Chinese student at Hiroshima University writes doctoral dissertation on activities at A-bomb museum

by Eriko Shintani, Staff Writer

Yang Xiaoping, 31, a student at Hiroshima University’s Graduate School for International Development and Cooperation, has completed his doctoral dissertation on efforts being made to hand down the experiences of atomic bomb survivors. Mr. Yang, who lives in Higashihiroshima, Hiroshima Prefecture, is from China, a nation once invaded by the Japanese Imperial Army. His paper is imbued with his desire for peace, based on his experience serving as a Hiroshima Peace Volunteer at Hiroshima Peace Memorial Museum.

The 146-page dissertation, of A-4 size, is entitled “Succession and Transformation of the A-bomb Experiences in Hiroshima Peace Memorial Museum.” In researching his paper, Mr. Yang studied official documents of the City of Hiroshima and the exhibits at the museum and conducted interviews with fellow Peace Volunteers and visitors to the museum. He also analyzed the views of those with various backgrounds in terms of age, nationality, whether they had direct experience of the atomic bombing, and other factors.

For instance, Mr. Yang observed different reactions to a photograph taken in 1937 which depicts a lantern procession to celebrate the fall of the city of Nanjing, China. Some people interpreted the image as an illustration of Japan’s responsibility for the war, but some visitors from abroad expressed frustration that no explanation was given to clarify the harm that Japan had actually inflicted in Nanjing.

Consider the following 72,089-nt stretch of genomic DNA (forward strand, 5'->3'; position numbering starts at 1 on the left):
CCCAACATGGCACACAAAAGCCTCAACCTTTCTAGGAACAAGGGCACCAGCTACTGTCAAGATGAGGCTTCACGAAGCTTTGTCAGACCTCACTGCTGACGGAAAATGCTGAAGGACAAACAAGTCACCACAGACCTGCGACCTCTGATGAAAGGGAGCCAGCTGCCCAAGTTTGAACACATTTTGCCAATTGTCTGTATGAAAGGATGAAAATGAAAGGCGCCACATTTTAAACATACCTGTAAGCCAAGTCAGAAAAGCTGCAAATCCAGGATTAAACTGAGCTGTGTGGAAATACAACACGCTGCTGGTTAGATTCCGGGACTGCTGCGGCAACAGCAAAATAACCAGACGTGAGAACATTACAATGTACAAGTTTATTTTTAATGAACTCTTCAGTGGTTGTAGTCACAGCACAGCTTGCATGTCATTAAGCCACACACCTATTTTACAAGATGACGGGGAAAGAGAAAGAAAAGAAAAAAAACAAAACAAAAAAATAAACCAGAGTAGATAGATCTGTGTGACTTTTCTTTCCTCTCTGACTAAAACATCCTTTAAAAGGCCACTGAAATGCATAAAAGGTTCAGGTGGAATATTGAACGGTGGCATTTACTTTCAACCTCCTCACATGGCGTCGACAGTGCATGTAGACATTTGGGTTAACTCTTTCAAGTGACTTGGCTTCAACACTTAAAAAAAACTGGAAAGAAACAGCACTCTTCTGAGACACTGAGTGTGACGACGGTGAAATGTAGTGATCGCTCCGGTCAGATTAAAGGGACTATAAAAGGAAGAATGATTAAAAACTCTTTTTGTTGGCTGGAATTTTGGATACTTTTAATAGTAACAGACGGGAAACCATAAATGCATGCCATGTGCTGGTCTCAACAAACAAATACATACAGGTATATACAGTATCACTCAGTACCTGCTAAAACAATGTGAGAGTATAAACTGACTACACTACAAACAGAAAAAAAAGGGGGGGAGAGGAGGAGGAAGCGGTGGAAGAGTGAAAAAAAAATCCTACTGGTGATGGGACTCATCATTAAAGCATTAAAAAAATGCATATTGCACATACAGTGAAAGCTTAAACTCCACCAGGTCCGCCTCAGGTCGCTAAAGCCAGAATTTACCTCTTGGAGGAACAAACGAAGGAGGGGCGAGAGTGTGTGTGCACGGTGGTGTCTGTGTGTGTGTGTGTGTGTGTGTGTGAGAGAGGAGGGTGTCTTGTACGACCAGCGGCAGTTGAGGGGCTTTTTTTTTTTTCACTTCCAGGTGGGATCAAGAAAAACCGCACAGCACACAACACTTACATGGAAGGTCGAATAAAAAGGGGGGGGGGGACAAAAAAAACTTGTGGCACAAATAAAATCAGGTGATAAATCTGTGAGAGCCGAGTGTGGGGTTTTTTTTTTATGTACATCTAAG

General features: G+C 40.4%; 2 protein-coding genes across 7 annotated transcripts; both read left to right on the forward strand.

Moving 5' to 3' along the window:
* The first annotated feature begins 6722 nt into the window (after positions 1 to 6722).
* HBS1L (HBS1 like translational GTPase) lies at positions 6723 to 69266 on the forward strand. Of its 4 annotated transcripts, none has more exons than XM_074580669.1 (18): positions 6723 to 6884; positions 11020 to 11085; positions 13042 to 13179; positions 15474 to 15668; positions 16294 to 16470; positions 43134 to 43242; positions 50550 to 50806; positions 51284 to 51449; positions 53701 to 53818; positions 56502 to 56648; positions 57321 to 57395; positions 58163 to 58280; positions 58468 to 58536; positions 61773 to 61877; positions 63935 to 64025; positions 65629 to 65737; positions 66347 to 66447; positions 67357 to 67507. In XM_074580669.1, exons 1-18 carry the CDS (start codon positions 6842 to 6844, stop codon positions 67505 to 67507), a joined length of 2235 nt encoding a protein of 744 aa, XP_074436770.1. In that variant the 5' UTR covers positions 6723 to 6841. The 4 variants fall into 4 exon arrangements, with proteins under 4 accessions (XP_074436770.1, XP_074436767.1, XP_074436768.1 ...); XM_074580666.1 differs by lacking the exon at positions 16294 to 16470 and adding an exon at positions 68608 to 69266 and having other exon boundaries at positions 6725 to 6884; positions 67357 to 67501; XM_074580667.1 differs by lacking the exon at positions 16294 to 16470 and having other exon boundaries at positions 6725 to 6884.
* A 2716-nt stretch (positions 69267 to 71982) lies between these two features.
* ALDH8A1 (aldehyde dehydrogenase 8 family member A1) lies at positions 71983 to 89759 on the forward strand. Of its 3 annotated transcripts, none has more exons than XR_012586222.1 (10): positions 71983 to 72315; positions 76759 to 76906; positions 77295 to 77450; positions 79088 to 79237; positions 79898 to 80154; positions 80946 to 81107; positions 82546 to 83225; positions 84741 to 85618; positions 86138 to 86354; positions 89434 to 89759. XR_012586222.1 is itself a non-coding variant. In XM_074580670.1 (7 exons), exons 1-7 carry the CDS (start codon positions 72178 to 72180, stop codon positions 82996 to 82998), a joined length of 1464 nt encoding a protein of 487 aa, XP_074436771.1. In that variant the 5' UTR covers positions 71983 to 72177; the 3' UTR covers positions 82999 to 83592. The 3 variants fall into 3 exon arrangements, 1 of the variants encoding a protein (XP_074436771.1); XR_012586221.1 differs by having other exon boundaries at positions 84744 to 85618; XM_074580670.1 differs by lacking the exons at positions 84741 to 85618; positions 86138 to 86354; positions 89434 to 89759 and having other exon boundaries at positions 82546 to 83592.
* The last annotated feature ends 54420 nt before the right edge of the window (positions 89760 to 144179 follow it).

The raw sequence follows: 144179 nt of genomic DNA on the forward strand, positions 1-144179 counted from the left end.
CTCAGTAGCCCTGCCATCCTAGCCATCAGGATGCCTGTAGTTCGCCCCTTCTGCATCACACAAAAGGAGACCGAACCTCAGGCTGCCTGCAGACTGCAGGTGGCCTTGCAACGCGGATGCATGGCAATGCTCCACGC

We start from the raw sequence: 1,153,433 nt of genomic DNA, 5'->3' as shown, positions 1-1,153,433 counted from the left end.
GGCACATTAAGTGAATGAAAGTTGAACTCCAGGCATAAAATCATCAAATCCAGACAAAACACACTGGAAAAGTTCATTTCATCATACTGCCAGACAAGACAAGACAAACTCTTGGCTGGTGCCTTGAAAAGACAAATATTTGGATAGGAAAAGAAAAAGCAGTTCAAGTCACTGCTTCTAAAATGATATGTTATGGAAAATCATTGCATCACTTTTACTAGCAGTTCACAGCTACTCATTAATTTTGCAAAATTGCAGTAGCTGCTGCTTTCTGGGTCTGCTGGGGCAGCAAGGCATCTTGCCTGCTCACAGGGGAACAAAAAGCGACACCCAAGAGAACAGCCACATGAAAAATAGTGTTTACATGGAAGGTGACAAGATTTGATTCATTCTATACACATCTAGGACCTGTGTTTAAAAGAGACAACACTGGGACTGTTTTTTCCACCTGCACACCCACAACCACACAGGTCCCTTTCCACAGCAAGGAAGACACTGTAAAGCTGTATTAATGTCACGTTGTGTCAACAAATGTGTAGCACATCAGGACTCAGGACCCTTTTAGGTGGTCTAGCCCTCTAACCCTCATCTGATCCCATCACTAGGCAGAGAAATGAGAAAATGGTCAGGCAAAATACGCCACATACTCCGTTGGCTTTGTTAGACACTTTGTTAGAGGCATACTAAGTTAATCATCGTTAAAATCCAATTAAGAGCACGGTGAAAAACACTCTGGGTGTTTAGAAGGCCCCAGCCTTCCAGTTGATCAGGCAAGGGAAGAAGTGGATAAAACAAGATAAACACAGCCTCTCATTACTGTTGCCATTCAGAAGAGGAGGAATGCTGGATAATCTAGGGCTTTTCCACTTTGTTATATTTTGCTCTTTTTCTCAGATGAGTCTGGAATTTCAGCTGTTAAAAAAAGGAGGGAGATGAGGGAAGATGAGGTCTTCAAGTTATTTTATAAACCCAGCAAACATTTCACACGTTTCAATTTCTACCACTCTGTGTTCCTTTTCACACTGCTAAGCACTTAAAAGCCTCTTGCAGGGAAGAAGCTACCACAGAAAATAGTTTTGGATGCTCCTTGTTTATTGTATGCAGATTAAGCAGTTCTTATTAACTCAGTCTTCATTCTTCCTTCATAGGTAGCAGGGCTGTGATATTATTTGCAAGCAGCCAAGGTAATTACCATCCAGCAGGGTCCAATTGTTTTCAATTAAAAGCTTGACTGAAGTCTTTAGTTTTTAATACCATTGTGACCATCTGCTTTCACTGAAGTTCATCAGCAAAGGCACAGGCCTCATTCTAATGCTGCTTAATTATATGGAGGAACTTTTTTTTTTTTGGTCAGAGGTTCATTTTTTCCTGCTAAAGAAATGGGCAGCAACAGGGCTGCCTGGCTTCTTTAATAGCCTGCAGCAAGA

The fact that Mr. Yang, a Chinese national, has been serving as a Peace Volunteer at the Hiroshima museum has received wide coverage from the media. He pointed out, “Some people feel encouraged and have higher hopes for peace when they see me, someone who’s not Japanese, talk about what happened in Hiroshima.” He said he was surprised by the enthusiasm of the first Peace Volunteer who took him through the museum, and empathized with the guide’s passion.

Mr. Yang is from Sichuan Province. After studying the Japanese language at a local university of foreign studies, he came to Japan and entered the Graduate School of Hiroshima University in 2006. At the time, his understanding of the atomic bombing was only that the bombing helped end the war. After he visited the museum, he grew more interested in the devastation caused by the atomic bomb and the way the Japanese people perceive history. He then registered to serve as a volunteer guide.

In 2011, Mr. Yang and some colleagues from the Hiroshima Peace Volunteers visited the Chinese cities of Chongqing and Nanjing. They went to the Memorial Hall of the Victims in the Nanjing Massacre by Japanese Invaders. To promote friendship between the two countries, they also met with students at Sichuan University and discussed the subject of war.

Mr. Yang believes that the road to peace will be laid when people of different backgrounds, including foreign nationals like himself and others who are not A-bomb survivors, pass on accounts of the atomic bombing while sharing their personal feelings.

Mr. Yang’s area of specialty is cultural anthropology, especially museum exhibits. His research includes examining studies on how messages can be effectively conveyed. “My next step is to make specific suggestions on ways to improve the exhibits at Peace Memorial Museum and the explanations given by the Peace Volunteers,” he said. “I hope to be a bridge of friendship between China and Japan.” Mr. Yang hopes to make use of his experience handing down A-bomb accounts in helping the two nations overcome the past of victim and victimizer and build peaceful relations.

Caption: Yang Xiaopoin shares his doctoral dissertation and says, “Peace Memorial Museum can play a large role in promoting mutual understanding across national borders.”

(Originally published on April 8, 2013)